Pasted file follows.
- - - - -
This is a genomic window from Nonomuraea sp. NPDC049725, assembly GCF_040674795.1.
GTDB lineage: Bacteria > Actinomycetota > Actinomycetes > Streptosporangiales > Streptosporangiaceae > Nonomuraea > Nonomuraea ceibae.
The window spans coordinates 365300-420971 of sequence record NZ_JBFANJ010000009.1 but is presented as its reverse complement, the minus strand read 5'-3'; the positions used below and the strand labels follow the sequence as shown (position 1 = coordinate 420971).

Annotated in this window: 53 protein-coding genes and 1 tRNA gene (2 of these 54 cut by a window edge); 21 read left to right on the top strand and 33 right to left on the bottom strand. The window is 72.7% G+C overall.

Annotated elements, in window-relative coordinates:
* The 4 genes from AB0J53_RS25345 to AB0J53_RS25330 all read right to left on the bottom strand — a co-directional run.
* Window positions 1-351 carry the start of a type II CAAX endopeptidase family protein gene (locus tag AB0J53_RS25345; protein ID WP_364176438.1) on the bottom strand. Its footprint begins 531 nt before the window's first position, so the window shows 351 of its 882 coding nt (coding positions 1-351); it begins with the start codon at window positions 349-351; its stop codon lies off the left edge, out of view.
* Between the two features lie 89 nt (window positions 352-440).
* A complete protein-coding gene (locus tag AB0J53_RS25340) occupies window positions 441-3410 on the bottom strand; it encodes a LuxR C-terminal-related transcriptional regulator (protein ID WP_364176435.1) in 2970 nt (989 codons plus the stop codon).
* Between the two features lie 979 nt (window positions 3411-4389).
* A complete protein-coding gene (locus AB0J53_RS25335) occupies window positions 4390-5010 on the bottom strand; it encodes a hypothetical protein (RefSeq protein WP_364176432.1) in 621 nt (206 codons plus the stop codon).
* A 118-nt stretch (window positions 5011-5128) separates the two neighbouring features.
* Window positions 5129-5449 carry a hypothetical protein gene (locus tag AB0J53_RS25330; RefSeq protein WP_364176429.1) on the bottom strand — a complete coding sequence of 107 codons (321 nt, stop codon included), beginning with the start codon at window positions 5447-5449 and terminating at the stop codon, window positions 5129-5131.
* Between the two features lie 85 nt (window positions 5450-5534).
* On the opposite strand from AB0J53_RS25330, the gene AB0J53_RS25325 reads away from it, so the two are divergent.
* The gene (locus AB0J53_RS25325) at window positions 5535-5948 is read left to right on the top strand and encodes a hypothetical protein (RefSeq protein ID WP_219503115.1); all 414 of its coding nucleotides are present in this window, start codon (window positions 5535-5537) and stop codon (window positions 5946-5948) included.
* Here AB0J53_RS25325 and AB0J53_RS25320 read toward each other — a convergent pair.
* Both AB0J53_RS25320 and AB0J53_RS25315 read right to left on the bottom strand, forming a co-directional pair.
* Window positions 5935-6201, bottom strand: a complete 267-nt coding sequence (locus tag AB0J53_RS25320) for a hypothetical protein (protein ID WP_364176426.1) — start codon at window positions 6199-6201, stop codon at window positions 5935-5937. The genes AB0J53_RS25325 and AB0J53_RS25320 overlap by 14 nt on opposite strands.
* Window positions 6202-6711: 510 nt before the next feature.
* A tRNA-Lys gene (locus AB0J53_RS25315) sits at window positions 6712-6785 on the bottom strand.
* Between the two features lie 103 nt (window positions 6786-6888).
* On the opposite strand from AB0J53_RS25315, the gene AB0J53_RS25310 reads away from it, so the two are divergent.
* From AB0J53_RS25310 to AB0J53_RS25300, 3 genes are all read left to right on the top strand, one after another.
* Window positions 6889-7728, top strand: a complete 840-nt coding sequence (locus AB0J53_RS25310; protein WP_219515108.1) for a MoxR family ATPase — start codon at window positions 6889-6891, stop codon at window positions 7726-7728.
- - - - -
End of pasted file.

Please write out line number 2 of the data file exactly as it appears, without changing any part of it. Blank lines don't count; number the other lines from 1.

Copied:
GTDB lineage: Bacteria > Actinomycetota > Actinomycetes > Streptosporangiales > Streptosporangiaceae > Nonomuraea > Nonomuraea ceibae.